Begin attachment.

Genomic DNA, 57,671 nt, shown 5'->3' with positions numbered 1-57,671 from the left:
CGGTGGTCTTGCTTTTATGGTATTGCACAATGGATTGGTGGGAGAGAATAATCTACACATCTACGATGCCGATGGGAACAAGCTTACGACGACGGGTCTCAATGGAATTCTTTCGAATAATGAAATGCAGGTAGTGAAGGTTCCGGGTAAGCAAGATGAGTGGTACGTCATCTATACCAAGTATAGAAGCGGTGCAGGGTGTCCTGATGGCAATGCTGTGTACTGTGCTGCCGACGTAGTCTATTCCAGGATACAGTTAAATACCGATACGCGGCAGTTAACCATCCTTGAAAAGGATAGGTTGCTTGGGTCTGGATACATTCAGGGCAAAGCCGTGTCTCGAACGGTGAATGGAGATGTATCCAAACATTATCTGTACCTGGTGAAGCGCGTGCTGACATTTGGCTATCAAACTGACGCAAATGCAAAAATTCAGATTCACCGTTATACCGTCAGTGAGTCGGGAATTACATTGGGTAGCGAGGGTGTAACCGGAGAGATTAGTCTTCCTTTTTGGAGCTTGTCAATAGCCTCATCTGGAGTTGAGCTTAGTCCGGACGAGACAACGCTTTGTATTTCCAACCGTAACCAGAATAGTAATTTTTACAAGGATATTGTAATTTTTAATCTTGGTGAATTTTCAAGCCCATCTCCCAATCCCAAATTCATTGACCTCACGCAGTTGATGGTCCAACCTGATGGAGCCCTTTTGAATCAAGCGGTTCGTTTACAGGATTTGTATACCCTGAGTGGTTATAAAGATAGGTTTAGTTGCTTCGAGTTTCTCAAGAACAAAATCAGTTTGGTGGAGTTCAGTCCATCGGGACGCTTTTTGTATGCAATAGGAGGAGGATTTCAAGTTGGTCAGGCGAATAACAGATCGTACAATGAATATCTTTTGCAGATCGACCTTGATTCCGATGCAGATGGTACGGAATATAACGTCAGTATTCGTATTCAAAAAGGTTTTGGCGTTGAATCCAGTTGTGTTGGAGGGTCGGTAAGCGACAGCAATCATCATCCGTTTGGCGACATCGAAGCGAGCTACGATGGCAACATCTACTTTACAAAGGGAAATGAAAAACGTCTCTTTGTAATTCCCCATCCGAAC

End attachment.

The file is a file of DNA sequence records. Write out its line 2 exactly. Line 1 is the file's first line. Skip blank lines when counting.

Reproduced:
CGGTGGTCTTGCTTTTATGGTATTGCACAATGGATTGGTGGGAGAGAATAATCTACACATCTACGATGCCGATGGGAACAAGCTTACGACGACGGGTCTCAATGGAATTCTTTCGAATAATGAAATGCAGGTAGTGAAGGTTCCGGGTAAGCAAGATGAGTGGTACGTCATCTATACCAAGTATAGAAGCGGTGCAGGGTGTCCTGATGGCAATGCTGTGTACTGTGCTGCCGACGTAGTCTATTCCAGGATACAGTTAAATACCGATACGCGGCAGTTAACCATCCTTGAAAAGGATAGGTTGCTTGGGTCTGGATACATTCAGGGCAAAGCCGTGTCTCGAACGGTGAATGGAGATGTATCCAAACATTATCTGTACCTGGTGAAGCGCGTGCTGACATTTGGCTATCAAACTGACGCAAATGCAAAAATTCAGATTCACCGTTATACCGTCAGTGAGTCGGGAATTACATTGGGTAGCGAGGGTGTAACCGGAGAGATTAGTCTTCCTTTTTGGAGCTTGTCAATAGCCTCATCTGGAGTTGAGCTTAGTCCGGACGAGACAACGCTTTGTATTTCCAACCGTAACCAGAATAGTAATTTTTACAAGGATATTGTAATTTTTAATCTTGGTGAATTTTCAAGCCCATCTCCCAATCCCAAATTCATTGACCTCACGCAGTTGATGGTCCAACCTGATGGAGCCCTTTTGAATCAAGCGGTTCGTTTACAGGATTTGTATACCCTGAGTGGTTATAAAGATAGGTTTAGTTGCTTCGAGTTTCTCAAGAACAAAATCAGTTTGGTGGAGTTCAGTCCATCGGGACGCTTTTTGTATGCAATAGGAGGAGGATTTCAAGTTGGTCAGGCGAATAACAGATCGTACAATGAATATCTTTTGCAGATCGACCTTGATTCCGATGCAGATGGTACGGAATATAACGTCAGTATTCGTATTCAAAAAGGTTTTGGCGTTGAATCCAGTTGTGTTGGAGGGTCGGTAAGCGACAGCAATCATCATCCGTTTGGCGACATCGAAGCGAGCTACGATGGCAACATCTACTTTACAAAGGGAAATGAAAAACGTCTCTTTGTAATTCCCCATCCGAAC